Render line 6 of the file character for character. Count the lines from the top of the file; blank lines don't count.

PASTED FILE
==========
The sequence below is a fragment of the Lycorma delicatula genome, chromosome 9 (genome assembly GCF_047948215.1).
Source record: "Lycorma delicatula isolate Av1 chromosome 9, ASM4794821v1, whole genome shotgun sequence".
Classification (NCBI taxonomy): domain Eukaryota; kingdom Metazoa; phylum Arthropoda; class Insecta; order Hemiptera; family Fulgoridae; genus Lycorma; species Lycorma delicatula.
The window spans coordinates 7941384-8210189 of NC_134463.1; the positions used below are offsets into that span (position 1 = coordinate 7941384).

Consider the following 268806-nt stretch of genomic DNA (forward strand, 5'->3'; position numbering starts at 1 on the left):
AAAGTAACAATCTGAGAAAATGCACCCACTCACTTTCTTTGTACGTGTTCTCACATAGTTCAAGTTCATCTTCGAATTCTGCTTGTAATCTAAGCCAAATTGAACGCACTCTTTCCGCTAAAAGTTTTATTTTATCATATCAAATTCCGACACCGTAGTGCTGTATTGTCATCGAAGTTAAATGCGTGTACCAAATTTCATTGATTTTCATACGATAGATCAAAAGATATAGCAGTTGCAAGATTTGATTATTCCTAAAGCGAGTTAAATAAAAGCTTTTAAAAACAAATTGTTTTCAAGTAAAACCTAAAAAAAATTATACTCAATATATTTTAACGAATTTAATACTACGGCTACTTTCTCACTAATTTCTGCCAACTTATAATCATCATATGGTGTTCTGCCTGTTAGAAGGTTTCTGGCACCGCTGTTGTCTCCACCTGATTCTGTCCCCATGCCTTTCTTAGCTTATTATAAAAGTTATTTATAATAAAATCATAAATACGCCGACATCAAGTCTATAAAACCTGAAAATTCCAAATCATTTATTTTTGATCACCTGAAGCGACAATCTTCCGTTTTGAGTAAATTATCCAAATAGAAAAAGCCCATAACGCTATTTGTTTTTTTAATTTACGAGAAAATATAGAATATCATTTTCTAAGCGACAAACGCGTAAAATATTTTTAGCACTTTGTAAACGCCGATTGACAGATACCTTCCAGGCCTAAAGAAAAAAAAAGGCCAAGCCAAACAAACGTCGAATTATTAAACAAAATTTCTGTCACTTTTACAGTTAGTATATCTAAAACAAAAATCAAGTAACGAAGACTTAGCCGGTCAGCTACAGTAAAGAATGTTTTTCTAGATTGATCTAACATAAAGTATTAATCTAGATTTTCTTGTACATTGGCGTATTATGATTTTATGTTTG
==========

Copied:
AAAGTAACAATCTGAGAAAATGCACCCACTCACTTTCTTTGTACGTGTTCTCACATAGTTCAAGTTCATCTTCGAATTCTGCTTGTAATCTAAGCCAAATTGAACGCACTCTTTCCGCTAAAAGTTTTATTTTATCATATCAAATTCCGACACCGTAGTGCTGTATTGTCATCGAAGTTAAATGCGTGTACCAAATTTCATTGATTTTCATACGATAGATCAAAAGATATAGCAGTTGCAAGATTTGATTATTCCTAAAGCGAGTTAAATAAAAGCTTTTAAAAACAAATTGTTTTCAAGTAAAACCTAAAAAAAATTATACTCAATATATTTTAACGAATTTAATACTACGGCTACTTTCTCACTAATTTCTGCCAACTTATAATCATCATATGGTGTTCTGCCTGTTAGAAGGTTTCTGGCACCGCTGTTGTCTCCACCTGATTCTGTCCCCATGCCTTTCTTAGCTTATTATAAAAGTTATTTATAATAAAATCATAAATACGCCGACATCAAGTCTATAAAACCTGAAAATTCCAAATCATTTATTTTTGATCACCTGAAGCGACAATCTTCCGTTTTGAGTAAATTATCCAAATAGAAAAAGCCCATAACGCTATTTGTTTTTTTAATTTACGAGAAAATATAGAATATCATTTTCTAAGCGACAAACGCGTAAAATATTTTTAGCACTTTGTAAACGCCGATTGACAGATACCTTCCAGGCCTAAAGAAAAAAAAAGGCCAAGCCAAACAAACGTCGAATTATTAAACAAAATTTCTGTCACTTTTACAGTTAGTATATCTAAAACAAAAATCAAGTAACGAAGACTTAGCCGGTCAGCTACAGTAAAGAATGTTTTTCTAGATTGATCTAACATAAAGTATTAATCTAGATTTTCTTGTACATTGGCGTATTATGATTTTATGTTTG